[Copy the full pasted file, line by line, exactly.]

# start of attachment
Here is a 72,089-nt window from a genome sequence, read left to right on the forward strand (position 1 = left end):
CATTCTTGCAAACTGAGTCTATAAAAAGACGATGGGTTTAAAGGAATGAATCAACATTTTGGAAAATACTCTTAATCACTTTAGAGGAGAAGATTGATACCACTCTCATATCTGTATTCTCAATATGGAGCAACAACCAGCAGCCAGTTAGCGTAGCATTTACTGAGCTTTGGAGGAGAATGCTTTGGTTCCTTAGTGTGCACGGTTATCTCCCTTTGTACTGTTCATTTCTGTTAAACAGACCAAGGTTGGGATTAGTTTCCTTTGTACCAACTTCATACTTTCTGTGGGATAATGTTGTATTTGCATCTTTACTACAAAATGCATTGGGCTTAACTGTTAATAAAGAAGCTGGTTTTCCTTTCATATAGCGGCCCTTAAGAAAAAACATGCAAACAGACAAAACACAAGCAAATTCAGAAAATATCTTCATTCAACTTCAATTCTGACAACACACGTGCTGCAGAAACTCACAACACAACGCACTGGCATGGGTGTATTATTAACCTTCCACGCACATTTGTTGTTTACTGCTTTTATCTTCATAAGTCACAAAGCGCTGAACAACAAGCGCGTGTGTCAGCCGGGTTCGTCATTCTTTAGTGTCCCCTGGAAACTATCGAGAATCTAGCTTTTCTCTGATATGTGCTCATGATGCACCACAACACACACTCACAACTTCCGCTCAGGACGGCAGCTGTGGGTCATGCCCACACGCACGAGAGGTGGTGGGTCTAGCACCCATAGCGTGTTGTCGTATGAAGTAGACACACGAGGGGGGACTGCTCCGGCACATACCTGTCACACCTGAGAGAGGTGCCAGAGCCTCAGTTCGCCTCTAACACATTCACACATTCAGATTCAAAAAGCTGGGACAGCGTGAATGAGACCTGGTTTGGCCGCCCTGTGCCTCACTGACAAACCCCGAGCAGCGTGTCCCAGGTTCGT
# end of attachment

Here is a 72,089-nt window from a genome sequence, read left to right on the forward strand (position 1 = left end):
CATTCTTGCAAACTGAGTCTATAAAAAGACGATGGGTTTAAAGGAATGAATCAACATTTTGGAAAATACTCTTAATCACTTTAGAGGAGAAGATTGATACCACTCTCATATCTGTATTCTCAATATGGAGCAACAACCAGCAGCCAGTTAGCGTAGCATTTACTGAGCTTTGGAGGAGAATGCTTTGGTTCCTTAGTGTGCACGGTTATCTCCCTTTGTACTGTTCATTTCTGTTAAACAGACCAAGGTTGGGATTAGTTTCCTTTGTACCAACTTCATACTTTCTGTGGGATAATGTTGTATTTGCATCTTTACTACAAAATGCATTGGGCTTAACTGTTAATAAAGAAGCTGGTTTTCCTTTCATATAGCGGCCCTTAAGAAAAAACATGCAAACAGACAAAACACAAGCAAATTCAGAAAATATCTTCATTCAACTTCAATTCTGACAACACACGTGCTGCAGAAACTCACAACACAACGCACTGGCATGGGTGTATTATTAACCTTCCACGCACATTTGTTGTTTACTGCTTTTATCTTCATAAGTCACAAAGCGCTGAACAACAAGCGCGTGTGTCAGCCGGGTTCGTCATTCTTTAGTGTCCCCTGGAAACTATCGAGAATCTAGCTTTTCTCTGATATGTGCTCATGATGCACCACAACACACACTCACAACTTCCGCTCAGGACGGCAGCTGTGGGTCATGCCCACACGCACGAGAGGTGGTGGGTCTAGCACCCATAGCGTGTTGTCGTATGAAGTAGACACACGAGGGGGGACTGCTCCGGCACATACCTGTCACACCTGAGAGAGGTGCCAGAGCCTCAGTTCGCCTCTAACACATTCACACATTCAGATTCAAAAAGCTGGGACAGCGTGAATGAGACCTGGTTTGGCCGCCCTGTGCCTCACTGACAAACCCCGAGCAGCGTGTCCCAGGTTCGT